Leadership in Open and Distance Higher Education
MetadataShow full item record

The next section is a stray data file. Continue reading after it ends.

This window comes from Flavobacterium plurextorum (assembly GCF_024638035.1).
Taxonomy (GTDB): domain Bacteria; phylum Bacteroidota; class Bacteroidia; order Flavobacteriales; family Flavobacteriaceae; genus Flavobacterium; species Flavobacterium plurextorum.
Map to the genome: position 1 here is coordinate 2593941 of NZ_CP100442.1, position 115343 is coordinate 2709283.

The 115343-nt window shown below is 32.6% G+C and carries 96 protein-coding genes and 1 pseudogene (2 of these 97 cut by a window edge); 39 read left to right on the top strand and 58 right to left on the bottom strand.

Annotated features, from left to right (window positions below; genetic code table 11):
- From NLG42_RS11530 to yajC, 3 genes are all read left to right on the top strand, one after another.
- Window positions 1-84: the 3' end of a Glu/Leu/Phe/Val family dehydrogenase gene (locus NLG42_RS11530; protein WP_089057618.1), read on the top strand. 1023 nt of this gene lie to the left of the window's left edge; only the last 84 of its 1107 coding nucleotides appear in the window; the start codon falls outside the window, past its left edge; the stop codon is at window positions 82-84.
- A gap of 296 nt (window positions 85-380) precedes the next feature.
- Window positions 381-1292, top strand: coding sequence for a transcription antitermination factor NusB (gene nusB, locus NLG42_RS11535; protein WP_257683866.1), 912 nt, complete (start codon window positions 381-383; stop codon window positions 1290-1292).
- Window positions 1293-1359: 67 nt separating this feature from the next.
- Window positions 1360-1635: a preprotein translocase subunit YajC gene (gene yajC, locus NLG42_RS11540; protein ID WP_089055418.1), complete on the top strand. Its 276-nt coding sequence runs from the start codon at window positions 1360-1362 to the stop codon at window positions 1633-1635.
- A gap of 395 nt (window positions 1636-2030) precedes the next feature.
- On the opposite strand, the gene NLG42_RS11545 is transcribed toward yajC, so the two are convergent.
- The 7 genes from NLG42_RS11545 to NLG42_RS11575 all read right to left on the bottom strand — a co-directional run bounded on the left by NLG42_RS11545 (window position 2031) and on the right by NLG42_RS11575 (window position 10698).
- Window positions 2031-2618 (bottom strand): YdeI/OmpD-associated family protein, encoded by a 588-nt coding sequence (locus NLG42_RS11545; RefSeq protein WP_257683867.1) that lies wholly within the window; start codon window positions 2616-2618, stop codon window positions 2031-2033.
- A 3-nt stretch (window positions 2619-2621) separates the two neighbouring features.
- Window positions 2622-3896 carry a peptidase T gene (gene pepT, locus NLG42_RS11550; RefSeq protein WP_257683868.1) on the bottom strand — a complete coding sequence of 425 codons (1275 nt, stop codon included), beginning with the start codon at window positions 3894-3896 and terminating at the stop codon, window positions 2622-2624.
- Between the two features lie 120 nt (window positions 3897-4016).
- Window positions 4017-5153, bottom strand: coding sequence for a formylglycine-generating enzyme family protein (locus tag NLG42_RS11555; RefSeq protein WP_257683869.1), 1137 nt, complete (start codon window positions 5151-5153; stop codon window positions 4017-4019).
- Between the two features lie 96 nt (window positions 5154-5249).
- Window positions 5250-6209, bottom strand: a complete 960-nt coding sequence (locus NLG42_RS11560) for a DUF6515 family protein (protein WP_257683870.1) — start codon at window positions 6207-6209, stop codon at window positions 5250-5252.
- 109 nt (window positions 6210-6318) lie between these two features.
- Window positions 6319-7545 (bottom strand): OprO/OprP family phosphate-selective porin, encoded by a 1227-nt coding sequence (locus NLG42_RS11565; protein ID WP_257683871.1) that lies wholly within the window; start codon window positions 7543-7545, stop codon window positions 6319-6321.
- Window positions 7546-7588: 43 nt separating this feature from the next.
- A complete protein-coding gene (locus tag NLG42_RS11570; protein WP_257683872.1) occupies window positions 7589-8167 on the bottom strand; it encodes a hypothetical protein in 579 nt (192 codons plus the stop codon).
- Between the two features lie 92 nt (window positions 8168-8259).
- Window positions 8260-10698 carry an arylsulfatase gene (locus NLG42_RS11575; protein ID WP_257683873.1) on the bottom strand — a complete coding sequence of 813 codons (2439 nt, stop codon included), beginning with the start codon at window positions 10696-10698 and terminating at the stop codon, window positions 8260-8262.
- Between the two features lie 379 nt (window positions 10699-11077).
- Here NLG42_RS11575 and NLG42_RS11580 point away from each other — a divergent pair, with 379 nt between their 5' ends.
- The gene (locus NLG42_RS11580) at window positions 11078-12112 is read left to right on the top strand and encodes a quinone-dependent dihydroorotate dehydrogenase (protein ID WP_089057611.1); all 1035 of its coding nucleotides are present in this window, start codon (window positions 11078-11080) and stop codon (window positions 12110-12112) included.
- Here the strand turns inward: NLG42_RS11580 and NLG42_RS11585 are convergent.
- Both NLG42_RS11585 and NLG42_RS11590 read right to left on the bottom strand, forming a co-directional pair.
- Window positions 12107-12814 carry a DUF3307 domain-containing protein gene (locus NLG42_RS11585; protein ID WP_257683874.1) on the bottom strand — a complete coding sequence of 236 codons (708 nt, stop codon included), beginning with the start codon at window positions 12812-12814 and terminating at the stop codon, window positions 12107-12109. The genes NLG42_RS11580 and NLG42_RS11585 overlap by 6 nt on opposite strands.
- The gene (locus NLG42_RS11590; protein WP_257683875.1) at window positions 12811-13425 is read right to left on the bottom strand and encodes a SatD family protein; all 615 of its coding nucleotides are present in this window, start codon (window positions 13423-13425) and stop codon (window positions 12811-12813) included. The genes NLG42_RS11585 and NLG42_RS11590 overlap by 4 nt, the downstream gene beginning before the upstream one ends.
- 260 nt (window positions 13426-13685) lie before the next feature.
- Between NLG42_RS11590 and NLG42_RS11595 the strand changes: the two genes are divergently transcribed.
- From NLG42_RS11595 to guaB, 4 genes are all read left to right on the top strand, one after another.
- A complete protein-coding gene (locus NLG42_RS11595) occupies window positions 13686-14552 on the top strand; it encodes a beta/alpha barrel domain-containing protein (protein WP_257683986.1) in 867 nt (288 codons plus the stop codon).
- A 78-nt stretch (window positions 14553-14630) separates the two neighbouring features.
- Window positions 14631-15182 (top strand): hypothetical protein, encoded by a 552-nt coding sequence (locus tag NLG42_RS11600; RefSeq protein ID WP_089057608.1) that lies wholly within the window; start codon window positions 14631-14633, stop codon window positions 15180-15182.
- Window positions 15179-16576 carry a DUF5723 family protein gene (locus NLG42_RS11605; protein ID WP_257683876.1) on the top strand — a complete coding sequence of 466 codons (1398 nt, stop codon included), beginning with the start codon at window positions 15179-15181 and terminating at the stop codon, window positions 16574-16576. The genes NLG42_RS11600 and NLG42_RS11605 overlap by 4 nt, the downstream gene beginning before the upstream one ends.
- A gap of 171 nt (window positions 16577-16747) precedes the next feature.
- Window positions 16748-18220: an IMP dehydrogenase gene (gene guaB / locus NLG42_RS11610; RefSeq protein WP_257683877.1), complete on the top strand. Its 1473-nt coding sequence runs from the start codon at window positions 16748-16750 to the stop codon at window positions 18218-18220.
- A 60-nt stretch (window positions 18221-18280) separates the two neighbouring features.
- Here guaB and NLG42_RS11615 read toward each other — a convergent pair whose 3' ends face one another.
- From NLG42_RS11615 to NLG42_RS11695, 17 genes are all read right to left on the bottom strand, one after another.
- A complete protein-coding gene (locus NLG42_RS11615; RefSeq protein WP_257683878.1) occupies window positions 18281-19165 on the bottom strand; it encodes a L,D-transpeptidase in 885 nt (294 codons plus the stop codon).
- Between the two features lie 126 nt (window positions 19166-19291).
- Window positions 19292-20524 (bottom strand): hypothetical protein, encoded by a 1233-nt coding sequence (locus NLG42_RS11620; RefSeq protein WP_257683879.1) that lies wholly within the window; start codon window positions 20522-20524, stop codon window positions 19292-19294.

Distributed leadership is a valuable concept in terms of aligning leadership theory to changing conditions in post-industrial society. Changing economic, global and demographic formulations certainly play a role in organizational change, as suggested by scholars of the new institutionalism (e.g. DiMaggio & Powell 1991; Pierson 1994, 2004; Campbell 2004). It is, however, important to recognize the role of pre-existing organizational structures and cultures when attempting to understand changes in open and distance higher education leadership in the post-industrial context. Considering the importance of both current changing social conditions and past educational legacies, this research considers distributed models of leadership in open and distance higher education related to broader societal changes. Open and distance higher education may be an appropriate educational response to societal changes – are leadership models at work in this type of education as current and innovative as the model of education itself? Interview data was collected from a sample of senior and middle executives and faculty members from open and distance universities in Europe. The state of developments in ODE across the globe was thoroughly explored. Interview transcripts were evaluated regarding positioning of institutions and programs in relation to other societal factors. In particular, the notion of distributed leadership was explored. In support of both the work of Bennett, et.al (2003) and the complexities of distance and distributed learning, the following concepts support the notion of leadership in distance and distributed organizations: leadership should be seen as a network of interacting individuals and partnerships; the organization and relations require flexibility and boundary openness; projects and activities will be characterized by dispersed complexity, variability and collaborative action through relationships; central support acts as a hub of distribution.